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19 Feb 2008 : Column 312

Richard Younger-Ross (Teignbridge) (LD) rose—

Daniel Kawczynski: Oh no!

Julia Goldsworthy: I shall give way very briefly to my hon. Friend. I am aware that other Members are waiting to speak.

Richard Younger-Ross: I am grateful to my hon. Friend for giving way. I note the comments from the Conservative Benches suggesting that she should not have given way, despite the fact that she gave way so generously to them.

Does my hon. Friend not think it rather ripe that the Conservatives keep intervening on her to suggest that democracy will not be served by this change, when it was the Conservative party of the 1980s that did the most to remove democracy from the UK?

Julia Goldsworthy: My hon. Friend makes a valid point, but I do not want to detain the House any longer because I want to ensure that all hon. Members get the opportunity to speak.

The hon. Member for Bromley and Chislehurst raised the issue of whether it was credible that the proposed unitary authority would be able to deliver the criteria against which the Government assessed their plan. It is important to ask how credible the plan is, but the key question for the Minister is what the Government are doing to assess the new authority’s delivery with regard to that plan. Of the five criteria, the key one that strikes me is neighbourhood empowerment. If we are to engage local communities, convince people that the change is not a county takeover and ensure that it has public support, what happens at neighbourhood level is important. The need for communities at neighbourhood level to understand what is going on is very important. What action will the Minister take if he is concerned that the new authority does not seem to be delivering against the plan it has been given? What steps will he take to respond to and deal with those concerns?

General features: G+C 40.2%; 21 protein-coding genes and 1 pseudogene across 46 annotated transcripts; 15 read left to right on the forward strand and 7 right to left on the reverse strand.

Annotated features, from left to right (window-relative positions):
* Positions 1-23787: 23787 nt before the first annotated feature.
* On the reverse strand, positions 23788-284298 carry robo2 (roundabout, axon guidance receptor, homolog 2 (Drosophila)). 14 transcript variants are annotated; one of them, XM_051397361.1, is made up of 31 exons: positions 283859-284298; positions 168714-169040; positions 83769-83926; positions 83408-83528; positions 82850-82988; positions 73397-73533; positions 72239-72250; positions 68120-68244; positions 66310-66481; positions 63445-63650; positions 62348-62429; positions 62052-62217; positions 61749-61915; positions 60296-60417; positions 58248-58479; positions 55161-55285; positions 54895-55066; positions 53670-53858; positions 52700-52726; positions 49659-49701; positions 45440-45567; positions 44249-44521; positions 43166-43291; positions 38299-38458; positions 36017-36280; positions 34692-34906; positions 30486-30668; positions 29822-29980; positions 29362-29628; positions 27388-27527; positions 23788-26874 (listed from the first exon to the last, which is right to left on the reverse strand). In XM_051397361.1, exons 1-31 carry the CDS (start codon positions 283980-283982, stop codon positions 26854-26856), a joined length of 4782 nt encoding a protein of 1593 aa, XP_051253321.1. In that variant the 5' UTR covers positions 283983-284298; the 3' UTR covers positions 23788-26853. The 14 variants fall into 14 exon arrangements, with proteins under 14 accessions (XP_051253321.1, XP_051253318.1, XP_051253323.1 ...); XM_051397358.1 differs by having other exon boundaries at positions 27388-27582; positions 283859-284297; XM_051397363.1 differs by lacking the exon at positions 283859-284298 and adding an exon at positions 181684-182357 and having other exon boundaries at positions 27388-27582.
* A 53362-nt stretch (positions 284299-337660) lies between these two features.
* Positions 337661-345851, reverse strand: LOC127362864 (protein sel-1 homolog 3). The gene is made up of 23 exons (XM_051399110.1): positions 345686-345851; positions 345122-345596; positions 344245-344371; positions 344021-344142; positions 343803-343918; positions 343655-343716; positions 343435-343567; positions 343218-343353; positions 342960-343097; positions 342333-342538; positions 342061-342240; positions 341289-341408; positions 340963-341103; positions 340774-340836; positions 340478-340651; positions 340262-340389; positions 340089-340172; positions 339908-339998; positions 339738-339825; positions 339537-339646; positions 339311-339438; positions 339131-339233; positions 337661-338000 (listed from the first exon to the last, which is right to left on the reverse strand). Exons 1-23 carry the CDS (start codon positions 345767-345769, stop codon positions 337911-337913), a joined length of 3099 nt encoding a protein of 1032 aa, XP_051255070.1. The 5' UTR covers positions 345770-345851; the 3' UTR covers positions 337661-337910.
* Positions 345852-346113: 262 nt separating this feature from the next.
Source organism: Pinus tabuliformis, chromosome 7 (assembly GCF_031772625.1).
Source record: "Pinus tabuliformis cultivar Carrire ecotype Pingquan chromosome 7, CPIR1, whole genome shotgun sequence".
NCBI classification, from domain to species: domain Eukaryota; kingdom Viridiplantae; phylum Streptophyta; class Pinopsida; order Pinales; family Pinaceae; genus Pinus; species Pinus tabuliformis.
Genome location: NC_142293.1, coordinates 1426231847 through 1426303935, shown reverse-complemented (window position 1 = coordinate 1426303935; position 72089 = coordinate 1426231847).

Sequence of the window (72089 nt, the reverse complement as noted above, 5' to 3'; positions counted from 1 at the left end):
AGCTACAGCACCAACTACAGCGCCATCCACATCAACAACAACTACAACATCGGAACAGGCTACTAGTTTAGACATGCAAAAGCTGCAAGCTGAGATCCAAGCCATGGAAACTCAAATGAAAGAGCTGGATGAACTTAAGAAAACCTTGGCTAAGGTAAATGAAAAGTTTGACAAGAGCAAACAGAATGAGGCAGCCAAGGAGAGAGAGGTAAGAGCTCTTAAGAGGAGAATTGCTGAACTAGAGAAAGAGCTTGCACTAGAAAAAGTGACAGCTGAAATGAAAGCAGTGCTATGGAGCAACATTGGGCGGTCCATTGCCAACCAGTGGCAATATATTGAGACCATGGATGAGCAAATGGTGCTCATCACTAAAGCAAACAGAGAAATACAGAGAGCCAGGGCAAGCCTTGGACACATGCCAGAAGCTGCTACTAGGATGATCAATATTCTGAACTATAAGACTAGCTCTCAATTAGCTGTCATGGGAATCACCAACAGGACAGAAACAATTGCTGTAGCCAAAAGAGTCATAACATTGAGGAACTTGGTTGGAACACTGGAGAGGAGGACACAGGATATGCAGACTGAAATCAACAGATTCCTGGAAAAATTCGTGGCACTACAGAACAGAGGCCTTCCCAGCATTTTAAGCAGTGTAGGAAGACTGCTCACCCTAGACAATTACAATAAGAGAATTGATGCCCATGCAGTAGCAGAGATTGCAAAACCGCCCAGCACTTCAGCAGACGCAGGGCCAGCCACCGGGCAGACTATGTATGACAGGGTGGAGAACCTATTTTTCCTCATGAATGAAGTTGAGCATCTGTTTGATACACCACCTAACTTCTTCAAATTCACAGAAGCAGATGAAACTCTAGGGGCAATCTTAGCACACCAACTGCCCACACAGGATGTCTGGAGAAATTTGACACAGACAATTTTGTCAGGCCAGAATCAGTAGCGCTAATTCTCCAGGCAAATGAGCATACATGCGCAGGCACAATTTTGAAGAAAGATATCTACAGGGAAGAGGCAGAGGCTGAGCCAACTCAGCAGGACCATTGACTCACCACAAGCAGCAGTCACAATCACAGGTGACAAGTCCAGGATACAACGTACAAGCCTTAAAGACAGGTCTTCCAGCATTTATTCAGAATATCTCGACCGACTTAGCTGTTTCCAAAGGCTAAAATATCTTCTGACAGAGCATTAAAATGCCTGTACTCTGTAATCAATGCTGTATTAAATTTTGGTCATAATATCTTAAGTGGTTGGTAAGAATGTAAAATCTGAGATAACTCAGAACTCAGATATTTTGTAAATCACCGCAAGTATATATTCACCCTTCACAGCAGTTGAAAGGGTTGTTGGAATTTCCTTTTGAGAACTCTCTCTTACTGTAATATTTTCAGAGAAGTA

On the implementation executive, despite the serious reservations that have been raised, all parties are working to make the best of what they may consider, to varying degrees, to be a bad job. The Minister owes it to them to be prepared to be as flexible as they are in ensuring that the end result is the best one for the people in Shropshire.

1.7 am

Daniel Kawczynski (Shrewsbury and Atcham) (Con): When the Minister opened this debate, he stated that there was no pressure from the Government on Shropshire either way and that they would listen to the people. I must state that the Foreign Secretary, when he was the Minister of Communities and Local Government, came to Shrewsbury and cleverly tried to court Shropshire county council to encourage it to try to put in a bid, which I alluded to earlier. This Government had their fingers burnt in the regional referendum in the north-east, so they came up with a very good ruse, which is to pitch one council against another, and to get one council to put in a submission. They can then say, “Oh well, it is you that have bid for this,” when that is simply not the case.